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The West Texas Intermediate (WTI) crude oil price cratered 5.6% today (Monday) to its lowest level in 12 years. The drop occurred after China's stock market experienced another miserable trading session.
At 1 p.m., the WTI crude oil price was trading at $31.30 a barrel. According to FactSet Research Systems Inc. (NYSE: FDS), the U.S. benchmark hasn't closed under $32 since December 2003. After falling 10.5% last week, prices are now down 16.1% in 2016 so far.
The Brent crude oil price tumbled even lower today. The global benchmark plunged 6% to $31.88 a barrel. It's currently down 15.4% so far this year.
Here's why China is having a devastating impact on the WTI crude oil price today…
Why the WTI Crude Oil Price Is in Free Fall Today
Oil prices are on track for their sixth straight day of declines thanks to another day of huge losses in China.
The country's benchmark Shanghai Composite Index tumbled another 5.3% to settle at 3,016.70 – the lowest close since Sept. 15. The index was 89 points away from closing at the eight-year lows last seen on Aug. 26. It's down 14.8% in 2016.
China's turmoil has overshadowed hopes of declining U.S. oil supply. On Jan. 6, the U.S. Energy Information Administration (EIA) reported domestic oil inventories fell by 5.1 million barrels during the previous week. That marked the first decrease in two weeks.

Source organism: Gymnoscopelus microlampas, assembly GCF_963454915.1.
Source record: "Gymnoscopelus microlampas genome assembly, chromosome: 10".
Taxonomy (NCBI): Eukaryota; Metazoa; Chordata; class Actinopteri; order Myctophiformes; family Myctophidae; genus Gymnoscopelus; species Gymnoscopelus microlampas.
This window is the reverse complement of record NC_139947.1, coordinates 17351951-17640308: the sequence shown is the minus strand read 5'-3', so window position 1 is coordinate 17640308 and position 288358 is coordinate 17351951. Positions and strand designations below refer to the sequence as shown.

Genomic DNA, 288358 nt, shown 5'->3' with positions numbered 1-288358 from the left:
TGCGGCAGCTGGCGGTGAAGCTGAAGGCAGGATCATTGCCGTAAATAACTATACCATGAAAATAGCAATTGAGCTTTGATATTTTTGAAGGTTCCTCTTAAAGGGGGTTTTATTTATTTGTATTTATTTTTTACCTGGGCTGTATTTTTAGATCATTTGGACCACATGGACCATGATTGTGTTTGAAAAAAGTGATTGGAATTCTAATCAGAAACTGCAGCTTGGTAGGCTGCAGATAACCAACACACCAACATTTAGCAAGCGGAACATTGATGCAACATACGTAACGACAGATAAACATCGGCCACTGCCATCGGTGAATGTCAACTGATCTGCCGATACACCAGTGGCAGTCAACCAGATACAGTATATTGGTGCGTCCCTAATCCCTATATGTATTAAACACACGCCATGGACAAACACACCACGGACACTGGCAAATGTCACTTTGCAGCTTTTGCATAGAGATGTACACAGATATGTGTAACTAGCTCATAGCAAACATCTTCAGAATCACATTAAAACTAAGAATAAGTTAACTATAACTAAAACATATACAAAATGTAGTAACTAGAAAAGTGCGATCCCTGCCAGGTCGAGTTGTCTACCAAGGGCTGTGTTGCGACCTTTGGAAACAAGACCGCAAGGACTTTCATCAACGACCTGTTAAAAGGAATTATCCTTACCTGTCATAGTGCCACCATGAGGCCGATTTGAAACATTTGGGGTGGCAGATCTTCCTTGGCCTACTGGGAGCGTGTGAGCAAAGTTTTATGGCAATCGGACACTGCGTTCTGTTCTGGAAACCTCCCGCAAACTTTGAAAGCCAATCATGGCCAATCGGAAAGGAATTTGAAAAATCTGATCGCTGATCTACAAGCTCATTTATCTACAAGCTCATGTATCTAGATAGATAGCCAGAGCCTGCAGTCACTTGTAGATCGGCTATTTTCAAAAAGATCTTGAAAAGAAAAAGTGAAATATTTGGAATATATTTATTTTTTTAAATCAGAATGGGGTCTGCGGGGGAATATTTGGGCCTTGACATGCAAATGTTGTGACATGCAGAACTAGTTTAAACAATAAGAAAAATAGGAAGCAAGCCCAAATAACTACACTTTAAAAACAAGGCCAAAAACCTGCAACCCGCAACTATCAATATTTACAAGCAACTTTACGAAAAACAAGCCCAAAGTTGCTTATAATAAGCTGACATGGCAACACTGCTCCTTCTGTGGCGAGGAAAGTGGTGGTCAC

"The global glut issue has been around for a while. Right now it is the fear of a Chinese slowdown that is spooking the market," said Barnabas Gan, a commodity analyst at the Singapore-based investment bank OCBC, to MarketWatch. "Most of the selling is based on emotions and panic."
As the second-largest oil consumer in the world after the United States, China's struggling stock market has rattled investors concerned about the country's slowing oil demand. After all, the volatility has caused the Dow Jones Industrial Average and the WTI crude oil price to fall 6.6% and 15.5% in the last week, respectively.
But there's another international event currently shaking up oil prices. And Money Morning Global Energy Strategist Dr. Kent Moors asserts this currently unfolding conflict is dominated by one "flashpoint" that could interrupt the global oil trade and cause a massive spike in prices…
Alex McGuire is an associate editor for Money Morning who writes about energy. Follow him on Twitter for all the biggest oil and gas updates.
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